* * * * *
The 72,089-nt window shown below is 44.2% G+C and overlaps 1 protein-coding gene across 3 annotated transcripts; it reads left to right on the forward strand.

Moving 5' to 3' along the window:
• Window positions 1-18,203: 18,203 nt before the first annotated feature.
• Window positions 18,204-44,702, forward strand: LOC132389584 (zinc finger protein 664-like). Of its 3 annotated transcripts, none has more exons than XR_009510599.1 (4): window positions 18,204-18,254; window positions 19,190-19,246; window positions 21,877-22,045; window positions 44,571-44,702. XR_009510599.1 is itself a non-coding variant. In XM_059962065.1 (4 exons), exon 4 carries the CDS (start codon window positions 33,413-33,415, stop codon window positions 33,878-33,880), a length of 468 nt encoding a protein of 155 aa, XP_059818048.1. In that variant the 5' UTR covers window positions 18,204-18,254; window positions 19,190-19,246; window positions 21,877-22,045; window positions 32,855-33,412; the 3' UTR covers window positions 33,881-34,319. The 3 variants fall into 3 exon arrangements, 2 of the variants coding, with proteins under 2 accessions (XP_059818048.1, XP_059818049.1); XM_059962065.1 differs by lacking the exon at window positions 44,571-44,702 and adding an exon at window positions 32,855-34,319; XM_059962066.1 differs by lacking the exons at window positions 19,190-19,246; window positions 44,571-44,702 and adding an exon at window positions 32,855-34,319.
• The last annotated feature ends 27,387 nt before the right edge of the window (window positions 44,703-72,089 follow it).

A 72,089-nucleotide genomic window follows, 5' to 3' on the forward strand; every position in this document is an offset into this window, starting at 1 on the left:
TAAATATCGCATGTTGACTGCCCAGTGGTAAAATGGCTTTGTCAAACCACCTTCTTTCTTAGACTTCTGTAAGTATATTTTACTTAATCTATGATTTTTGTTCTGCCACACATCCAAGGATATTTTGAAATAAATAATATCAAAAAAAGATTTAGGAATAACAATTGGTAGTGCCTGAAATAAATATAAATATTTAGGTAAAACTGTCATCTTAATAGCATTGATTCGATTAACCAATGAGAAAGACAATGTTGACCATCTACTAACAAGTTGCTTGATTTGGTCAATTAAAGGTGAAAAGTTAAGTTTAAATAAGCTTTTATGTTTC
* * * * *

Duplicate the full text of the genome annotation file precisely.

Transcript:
The 72,089-nt window shown below is 44.2% G+C and overlaps 1 protein-coding gene across 3 annotated transcripts; it reads left to right on the forward strand.

Moving 5' to 3' along the window:
• Window positions 1-18,203: 18,203 nt before the first annotated feature.
• Window positions 18,204-44,702, forward strand: LOC132389584 (zinc finger protein 664-like). Of its 3 annotated transcripts, none has more exons than XR_009510599.1 (4): window positions 18,204-18,254; window positions 19,190-19,246; window positions 21,877-22,045; window positions 44,571-44,702. XR_009510599.1 is itself a non-coding variant. In XM_059962065.1 (4 exons), exon 4 carries the CDS (start codon window positions 33,413-33,415, stop codon window positions 33,878-33,880), a length of 468 nt encoding a protein of 155 aa, XP_059818048.1. In that variant the 5' UTR covers window positions 18,204-18,254; window positions 19,190-19,246; window positions 21,877-22,045; window positions 32,855-33,412; the 3' UTR covers window positions 33,881-34,319. The 3 variants fall into 3 exon arrangements, 2 of the variants coding, with proteins under 2 accessions (XP_059818048.1, XP_059818049.1); XM_059962065.1 differs by lacking the exon at window positions 44,571-44,702 and adding an exon at window positions 32,855-34,319; XM_059962066.1 differs by lacking the exons at window positions 19,190-19,246; window positions 44,571-44,702 and adding an exon at window positions 32,855-34,319.
• The last annotated feature ends 27,387 nt before the right edge of the window (window positions 44,703-72,089 follow it).

A 72,089-nucleotide genomic window follows, 5' to 3' on the forward strand; every position in this document is an offset into this window, starting at 1 on the left:
TAAATATCGCATGTTGACTGCCCAGTGGTAAAATGGCTTTGTCAAACCACCTTCTTTCTTAGACTTCTGTAAGTATATTTTACTTAATCTATGATTTTTGTTCTGCCACACATCCAAGGATATTTTGAAATAAATAATATCAAAAAAAGATTTAGGAATAACAATTGGTAGTGCCTGAAATAAATATAAATATTTAGGTAAAACTGTCATCTTAATAGCATTGATTCGATTAACCAATGAGAAAGACAATGTTGACCATCTACTAACAAGTTGCTTGATTTGGTCAATTAAAGGTGAAAAGTTAAGTTTAAATAAGCTTTTATGTTTC